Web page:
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Responding to Suspected Academic Misconduct

This page is intended to support faculty in discussing a suspected incident of academic misconduct with the student.  Please note the following:

  • Consistent reporting and appropriate sanctioning removes the reward for cheating and has been shown to reduce academic misconduct (Passow et al. 2006).
  • When an incident of academic misconduct goes unreported, it increases the likelihood of future academic misconduct for the individual student and their peers (McCabe, Treviño & Butterfield 2001).
  • Not all reports end in sanctions for the students. If a student unintentionally engages in academic misconduct faculty may file a report of “academic negligence.” Typically these reports result in the student being permitted to redo the assignment or conclude with a warning from the faculty member.  However, The Office of the Dean of Students then has the opportunity to educate the student regarding all forms of academic misconduct to discourage any future incidents of academic misconduct, in any category.  For example, a student who commits a negligent act of plagiarism will also learn about ethical collaboration.

Addressing incidents of suspected academic misconduct within your course:

These conversations may vary depending on the type of academic misconduct suspected and your relationship with the student.  For example, did a Testing Center camera record your student cheating on an exam? Or did your student paraphrase a source without a citation, which may or may not have been intentional?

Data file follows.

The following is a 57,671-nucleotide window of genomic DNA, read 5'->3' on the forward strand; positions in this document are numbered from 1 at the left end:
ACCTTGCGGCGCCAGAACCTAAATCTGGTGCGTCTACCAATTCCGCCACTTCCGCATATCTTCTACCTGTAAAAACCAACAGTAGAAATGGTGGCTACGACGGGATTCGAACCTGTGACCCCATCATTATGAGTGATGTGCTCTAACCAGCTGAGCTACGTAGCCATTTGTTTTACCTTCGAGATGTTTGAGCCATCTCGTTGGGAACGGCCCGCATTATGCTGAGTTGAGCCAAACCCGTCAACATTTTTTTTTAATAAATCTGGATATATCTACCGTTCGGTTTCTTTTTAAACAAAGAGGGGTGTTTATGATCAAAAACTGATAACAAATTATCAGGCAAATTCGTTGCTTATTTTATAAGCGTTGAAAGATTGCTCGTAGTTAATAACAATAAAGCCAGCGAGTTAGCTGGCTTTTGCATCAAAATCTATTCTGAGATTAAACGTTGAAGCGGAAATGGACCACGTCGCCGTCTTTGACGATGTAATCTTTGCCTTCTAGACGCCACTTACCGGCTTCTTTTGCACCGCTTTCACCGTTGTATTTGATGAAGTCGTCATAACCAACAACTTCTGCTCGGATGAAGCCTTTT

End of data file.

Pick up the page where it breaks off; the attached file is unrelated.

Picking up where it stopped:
• If at all possible, meet with the student in person to discuss your concerns. If you are teaching an online course with students at a distance, a phone call or Google Hangout appointment may be useful.
  • Share your concerns with the student. Use open-ended questions to support the student’s ability to connect academic integrity with their future goals and personal values.
  • Allow space for open dialogue. If the student engaged in academic misconduct, often there are underlying reasons for the behavior.  You may be in a position to hold the student responsible for their choices and also provide resources to help them succeed in your class and throughout their time at Boise State.  Many campus resources can be found within the Caring For You handout or on The Office of the Dean of Students homepage.
  • Allow the student to respond and share their perspective on the incident.
  • Be prepared to share the evidence you have found.
  • You do not need to make a decision regarding whether or not there is an act of misconduct or negligence during that meeting. Take time to reflect on the situation and to consult with your department chair and/or the Office of the Dean of Students if necessary.

Works Cited

McCabe, D. L., Butterfield, K. D. & Treviño, L. K. (2012). Cheating in college: Why students do it and what educators can do about it. Baltimore, MD: The Johns Hopkins University Press.

Passow, H. J., Mayhew, M. J., Finelli, C. J., Harding, T. S., & Carpenter, D. D. (2006). Factors influencing engineering students’ decisions to cheat by type of assessment. Research in Higher Education, 47 (6), 643-684.